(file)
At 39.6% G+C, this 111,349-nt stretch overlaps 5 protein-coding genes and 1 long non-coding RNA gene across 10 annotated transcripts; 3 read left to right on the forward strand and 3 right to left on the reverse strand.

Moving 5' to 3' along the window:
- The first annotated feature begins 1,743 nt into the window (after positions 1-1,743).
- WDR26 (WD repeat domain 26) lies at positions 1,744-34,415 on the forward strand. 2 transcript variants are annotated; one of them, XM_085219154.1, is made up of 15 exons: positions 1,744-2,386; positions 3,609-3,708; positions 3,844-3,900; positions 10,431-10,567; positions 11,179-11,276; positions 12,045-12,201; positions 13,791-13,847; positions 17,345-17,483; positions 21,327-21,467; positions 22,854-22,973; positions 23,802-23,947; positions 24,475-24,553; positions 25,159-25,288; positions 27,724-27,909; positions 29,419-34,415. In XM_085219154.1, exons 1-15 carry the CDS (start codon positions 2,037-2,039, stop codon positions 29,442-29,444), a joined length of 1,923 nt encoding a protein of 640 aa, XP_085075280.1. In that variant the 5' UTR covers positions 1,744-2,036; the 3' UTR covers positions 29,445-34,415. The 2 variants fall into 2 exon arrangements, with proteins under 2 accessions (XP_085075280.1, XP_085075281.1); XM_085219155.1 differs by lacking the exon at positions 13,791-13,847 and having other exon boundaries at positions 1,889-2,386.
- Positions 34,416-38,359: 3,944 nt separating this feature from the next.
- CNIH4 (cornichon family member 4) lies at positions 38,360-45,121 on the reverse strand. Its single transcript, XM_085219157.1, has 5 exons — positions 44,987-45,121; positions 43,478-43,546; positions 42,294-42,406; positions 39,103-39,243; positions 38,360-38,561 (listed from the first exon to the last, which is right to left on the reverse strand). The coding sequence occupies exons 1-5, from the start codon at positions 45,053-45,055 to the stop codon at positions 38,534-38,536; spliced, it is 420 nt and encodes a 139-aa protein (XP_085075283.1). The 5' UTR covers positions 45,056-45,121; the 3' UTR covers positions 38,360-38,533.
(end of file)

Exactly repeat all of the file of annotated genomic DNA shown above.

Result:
At 39.6% G+C, this 111,349-nt stretch overlaps 5 protein-coding genes and 1 long non-coding RNA gene across 10 annotated transcripts; 3 read left to right on the forward strand and 3 right to left on the reverse strand.

Moving 5' to 3' along the window:
- The first annotated feature begins 1,743 nt into the window (after positions 1-1,743).
- WDR26 (WD repeat domain 26) lies at positions 1,744-34,415 on the forward strand. 2 transcript variants are annotated; one of them, XM_085219154.1, is made up of 15 exons: positions 1,744-2,386; positions 3,609-3,708; positions 3,844-3,900; positions 10,431-10,567; positions 11,179-11,276; positions 12,045-12,201; positions 13,791-13,847; positions 17,345-17,483; positions 21,327-21,467; positions 22,854-22,973; positions 23,802-23,947; positions 24,475-24,553; positions 25,159-25,288; positions 27,724-27,909; positions 29,419-34,415. In XM_085219154.1, exons 1-15 carry the CDS (start codon positions 2,037-2,039, stop codon positions 29,442-29,444), a joined length of 1,923 nt encoding a protein of 640 aa, XP_085075280.1. In that variant the 5' UTR covers positions 1,744-2,036; the 3' UTR covers positions 29,445-34,415. The 2 variants fall into 2 exon arrangements, with proteins under 2 accessions (XP_085075280.1, XP_085075281.1); XM_085219155.1 differs by lacking the exon at positions 13,791-13,847 and having other exon boundaries at positions 1,889-2,386.
- Positions 34,416-38,359: 3,944 nt separating this feature from the next.
- CNIH4 (cornichon family member 4) lies at positions 38,360-45,121 on the reverse strand. Its single transcript, XM_085219157.1, has 5 exons — positions 44,987-45,121; positions 43,478-43,546; positions 42,294-42,406; positions 39,103-39,243; positions 38,360-38,561 (listed from the first exon to the last, which is right to left on the reverse strand). The coding sequence occupies exons 1-5, from the start codon at positions 45,053-45,055 to the stop codon at positions 38,534-38,536; spliced, it is 420 nt and encodes a 139-aa protein (XP_085075283.1). The 5' UTR covers positions 45,056-45,121; the 3' UTR covers positions 38,360-38,533.